Tuesday, May 21, 2002
Students build, compete with race car
By Jeff Samoray, OU Web Writer
Mechanical, electrical and computer engineering students from Oakland University recently experienced the thrill of designing, building and racing their own Formula One style race car in the 2002 Formula Society of Automotive Engineers Competition May 15-19 at the Pontiac Silverdome.
Held annually since 1981, the Formula SAE is considered one of the top student engineering competitions of its kind in the world. This year's event attracted over 1,000 student participants representing 149 teams and 97 countries, including Japan, Puerto Rico, South Korea, Mexico, Venezuela, Germany, Australia and the United Kingdom. Of the participating teams, 112 brought vehicles to compete in three different categories: static inspection and engineering design, solo performance, and high-performance track endurance.
OU won the EDS Outstanding Sportsmanship Award and took 51st in the acceleration event and 70th in the autocross and skid-pad events. The award earned the team $1,000, which will be used to fund next year's vehicle. Cornell University finished first for the second consecutive year. The University of Wisconsin-Madison finished second and Georgia Tech came in third.
"I was very proud of the efforts of our students," said Brian Sangeorzan, associate professor of engineering and computer science and faculty adviser to the Oakland University SAE chapter, the group that built the vehicle. "This is the most competitive student design anywhere in the world and to just make it to the competition with a running car is an accomplishment."
About 20 students from OU's SAE chapter began building their rear-wheel drive, single-seat race car nearly two years ago, said Brad Sears, a senior electrical engineering major and OU SAE president.
"Our vehicle is powered by a 605 cc Honda motorcycle engine, weighs about 600 pounds and has about 100 horsepower," Sears said. "It's pretty close to a Dodge Viper terms of horsepower to weight ratio. Everything on the car is custom manufactured, except for the engine and transmission. We needed to custom design our own fuel injectors and the whole intake manifold. It was no simple task even to get the thing to run. A lot of teams work right up until the buzzer on their cars."
The vehicle took two years to complete and cost almost $30,000. The students acquired funds from the student activities fee and received corporate sponsorship from Altair Engineering. OU provided work space in a garage next to the Police and Support Services Building, where the students worked side-by-side with an Australian team from the University of Wollongong, which finished in 28th place.
"The Australian team approached Professor Sangeorzan and asked if they could stay here and work on their car, since we're the closest university to the Silverdome," Sears said. "They shipped their car in a crate, stayed in our dorms and worked on it next to us in the garage. It was more of a camaraderie thing than competition between us. We exchanged a lot of ideas."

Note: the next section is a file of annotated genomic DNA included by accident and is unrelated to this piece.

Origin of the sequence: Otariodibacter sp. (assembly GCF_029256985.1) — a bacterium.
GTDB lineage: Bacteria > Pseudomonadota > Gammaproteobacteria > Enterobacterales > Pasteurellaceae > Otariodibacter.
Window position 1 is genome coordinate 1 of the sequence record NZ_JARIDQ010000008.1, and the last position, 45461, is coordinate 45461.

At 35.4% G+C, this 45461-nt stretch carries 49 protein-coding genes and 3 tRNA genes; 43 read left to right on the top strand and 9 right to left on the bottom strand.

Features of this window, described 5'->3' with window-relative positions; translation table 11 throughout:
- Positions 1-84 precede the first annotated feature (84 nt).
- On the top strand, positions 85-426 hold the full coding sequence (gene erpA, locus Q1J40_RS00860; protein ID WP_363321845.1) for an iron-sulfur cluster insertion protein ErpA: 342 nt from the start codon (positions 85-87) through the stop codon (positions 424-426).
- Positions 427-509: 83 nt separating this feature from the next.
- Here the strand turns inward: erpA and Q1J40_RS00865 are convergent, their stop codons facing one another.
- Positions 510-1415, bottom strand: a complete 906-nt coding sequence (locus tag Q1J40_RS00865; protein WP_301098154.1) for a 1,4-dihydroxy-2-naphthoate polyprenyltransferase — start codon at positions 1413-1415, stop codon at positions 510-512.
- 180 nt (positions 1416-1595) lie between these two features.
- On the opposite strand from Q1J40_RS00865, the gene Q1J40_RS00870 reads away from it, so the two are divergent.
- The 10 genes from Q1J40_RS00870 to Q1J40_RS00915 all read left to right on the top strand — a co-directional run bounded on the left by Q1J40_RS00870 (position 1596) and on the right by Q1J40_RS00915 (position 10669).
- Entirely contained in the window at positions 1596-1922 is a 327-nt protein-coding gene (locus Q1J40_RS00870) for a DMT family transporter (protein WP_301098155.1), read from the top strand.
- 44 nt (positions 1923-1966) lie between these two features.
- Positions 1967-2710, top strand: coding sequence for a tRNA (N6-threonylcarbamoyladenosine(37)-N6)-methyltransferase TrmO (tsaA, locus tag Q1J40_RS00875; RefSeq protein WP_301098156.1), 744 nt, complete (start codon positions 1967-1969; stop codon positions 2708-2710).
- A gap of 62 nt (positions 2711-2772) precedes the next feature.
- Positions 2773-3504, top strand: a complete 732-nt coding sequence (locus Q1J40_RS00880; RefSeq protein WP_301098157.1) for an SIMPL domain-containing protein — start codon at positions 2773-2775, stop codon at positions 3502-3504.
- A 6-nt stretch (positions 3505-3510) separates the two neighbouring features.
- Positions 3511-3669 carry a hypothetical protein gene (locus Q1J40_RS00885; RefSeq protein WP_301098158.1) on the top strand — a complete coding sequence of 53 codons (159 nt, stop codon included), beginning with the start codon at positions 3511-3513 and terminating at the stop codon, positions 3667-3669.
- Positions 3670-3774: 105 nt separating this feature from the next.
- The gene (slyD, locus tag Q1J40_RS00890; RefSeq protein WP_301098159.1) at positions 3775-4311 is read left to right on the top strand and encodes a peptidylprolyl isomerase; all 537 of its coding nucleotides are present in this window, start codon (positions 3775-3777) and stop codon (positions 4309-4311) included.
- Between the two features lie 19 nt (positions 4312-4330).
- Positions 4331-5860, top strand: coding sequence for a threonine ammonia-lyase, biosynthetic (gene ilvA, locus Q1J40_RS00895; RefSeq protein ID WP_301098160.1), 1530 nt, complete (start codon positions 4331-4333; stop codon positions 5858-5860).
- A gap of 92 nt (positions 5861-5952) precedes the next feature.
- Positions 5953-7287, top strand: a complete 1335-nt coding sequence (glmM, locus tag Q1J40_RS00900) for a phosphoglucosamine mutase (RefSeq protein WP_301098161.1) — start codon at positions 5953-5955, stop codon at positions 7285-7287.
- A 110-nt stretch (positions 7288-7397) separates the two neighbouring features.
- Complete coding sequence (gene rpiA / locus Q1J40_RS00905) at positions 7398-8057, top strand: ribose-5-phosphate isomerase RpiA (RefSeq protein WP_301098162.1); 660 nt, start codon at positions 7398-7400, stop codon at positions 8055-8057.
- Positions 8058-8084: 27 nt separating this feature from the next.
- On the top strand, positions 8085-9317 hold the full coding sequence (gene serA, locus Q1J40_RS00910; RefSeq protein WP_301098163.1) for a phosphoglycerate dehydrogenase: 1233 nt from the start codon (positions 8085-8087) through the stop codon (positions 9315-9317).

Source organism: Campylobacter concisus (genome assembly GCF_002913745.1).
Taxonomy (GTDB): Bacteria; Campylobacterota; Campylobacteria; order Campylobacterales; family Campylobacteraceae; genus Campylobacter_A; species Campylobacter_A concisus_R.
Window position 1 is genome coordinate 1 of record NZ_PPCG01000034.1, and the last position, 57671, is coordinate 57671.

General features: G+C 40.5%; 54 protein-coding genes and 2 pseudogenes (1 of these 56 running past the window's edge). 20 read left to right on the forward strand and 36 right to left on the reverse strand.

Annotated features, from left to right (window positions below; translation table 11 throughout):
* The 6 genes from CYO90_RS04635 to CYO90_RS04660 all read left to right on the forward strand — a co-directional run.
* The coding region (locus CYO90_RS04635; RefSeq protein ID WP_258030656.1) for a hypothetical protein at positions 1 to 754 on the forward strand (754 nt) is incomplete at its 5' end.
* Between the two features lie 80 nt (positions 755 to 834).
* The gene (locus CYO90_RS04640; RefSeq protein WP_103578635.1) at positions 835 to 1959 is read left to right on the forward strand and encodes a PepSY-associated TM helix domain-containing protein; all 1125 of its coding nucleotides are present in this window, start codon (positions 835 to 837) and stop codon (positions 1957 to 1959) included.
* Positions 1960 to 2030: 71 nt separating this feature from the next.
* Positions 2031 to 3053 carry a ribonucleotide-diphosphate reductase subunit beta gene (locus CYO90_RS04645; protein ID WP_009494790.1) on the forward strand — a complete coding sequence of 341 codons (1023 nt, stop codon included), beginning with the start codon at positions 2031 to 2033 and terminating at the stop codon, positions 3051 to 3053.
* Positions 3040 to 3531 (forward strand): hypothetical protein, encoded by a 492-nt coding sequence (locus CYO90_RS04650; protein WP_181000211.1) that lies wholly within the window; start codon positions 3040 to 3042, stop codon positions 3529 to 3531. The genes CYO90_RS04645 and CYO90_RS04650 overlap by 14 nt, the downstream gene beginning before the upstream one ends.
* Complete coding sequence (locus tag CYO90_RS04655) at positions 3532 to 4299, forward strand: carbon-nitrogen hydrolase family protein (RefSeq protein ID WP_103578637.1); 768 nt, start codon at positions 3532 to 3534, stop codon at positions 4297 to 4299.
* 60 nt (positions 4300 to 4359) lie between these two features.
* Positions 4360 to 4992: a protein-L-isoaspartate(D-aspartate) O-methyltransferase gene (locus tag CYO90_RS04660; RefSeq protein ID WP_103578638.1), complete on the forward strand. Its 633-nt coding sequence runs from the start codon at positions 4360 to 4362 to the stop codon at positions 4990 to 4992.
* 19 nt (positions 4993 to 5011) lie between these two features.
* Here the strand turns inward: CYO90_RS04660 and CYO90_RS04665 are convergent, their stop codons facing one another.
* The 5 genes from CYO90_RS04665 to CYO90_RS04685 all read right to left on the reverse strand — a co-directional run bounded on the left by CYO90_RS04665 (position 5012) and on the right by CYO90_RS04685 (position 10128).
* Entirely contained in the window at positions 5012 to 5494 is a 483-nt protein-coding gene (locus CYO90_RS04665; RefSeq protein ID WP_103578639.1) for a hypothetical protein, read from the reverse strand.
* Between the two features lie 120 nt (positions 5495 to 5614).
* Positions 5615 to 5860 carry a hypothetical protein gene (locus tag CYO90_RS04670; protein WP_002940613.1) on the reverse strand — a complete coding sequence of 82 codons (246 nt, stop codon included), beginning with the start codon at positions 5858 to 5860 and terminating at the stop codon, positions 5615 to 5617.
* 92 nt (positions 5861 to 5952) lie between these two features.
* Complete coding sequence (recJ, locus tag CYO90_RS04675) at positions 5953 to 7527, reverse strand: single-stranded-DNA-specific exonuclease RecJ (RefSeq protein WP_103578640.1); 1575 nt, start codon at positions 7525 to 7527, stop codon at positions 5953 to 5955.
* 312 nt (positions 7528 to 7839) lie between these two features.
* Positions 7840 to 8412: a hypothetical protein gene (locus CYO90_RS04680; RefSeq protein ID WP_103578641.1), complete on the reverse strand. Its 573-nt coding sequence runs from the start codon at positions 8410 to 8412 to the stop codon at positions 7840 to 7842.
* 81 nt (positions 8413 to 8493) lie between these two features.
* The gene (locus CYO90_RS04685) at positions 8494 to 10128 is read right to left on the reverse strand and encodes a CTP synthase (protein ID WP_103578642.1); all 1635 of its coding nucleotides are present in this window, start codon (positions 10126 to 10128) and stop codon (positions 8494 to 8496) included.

Three OU mechanical engineering students took turns driving the aluminum-wrapped vehicle through the driving and performance events. In the acceleration competition vehicle speeds were recorded over 100 yards. The skid-pad competition required drivers to navigate a figure eight course at high speeds without hitting race cones. Vehicles successfully completing the skid-pad were allowed to compete in the autocross event, in which vehicles were timed as they navigated a one-mile course through tight left and right turns. OU completed the first three events and queued up for the endurance competition, a timed series of 20 laps during which fuel economy is tracked. But this final portion of the driving and performance competition was cut short by rain.
"The guys were really disheartened by the rain," Sangeorzan said. "We were in the top half of vehicles in acceleration and autocross events. I believe that we would have done reasonably well, especially for a first-year team, if we could have gotten through the endurance event. We had a very reliable car that gave us no trouble during the other dynamic events."
The students can take a lot of the knowledge they acquired during this year's event and apply it to the next year's competition, but they'll have to do so with a new vehicle. The rules of the competition stipulate that teams must bring a new car each year, Sangeorzan said.
"You have to rebuild the car from scratch," he said. "Essentially, you have to redesign the frame, suspension, body and drive train. That involves a considerable amount of work. We're going to take two weeks off because there were a lot of overnighters in preparing for this event, then start over. We already have a preliminary suspension design and during the summer we'll redesign the frame.
"Our students really have a great deal of commitment to this project. A lot of other teams have large residential campuses and consequently have very large teams. Some have up to 50 students working on their cars. We had eight hard-core guys and 12 others also involved. And many of our team members are holding down part-time jobs and commuting to campus.
"Getting through the events we were able to was a highly worthwhile process because the students have to learn how the events are run and scored. It will only help them as they prepare for next year."
For more information on the competition, visit the SAE Collegiate Design Series Web site.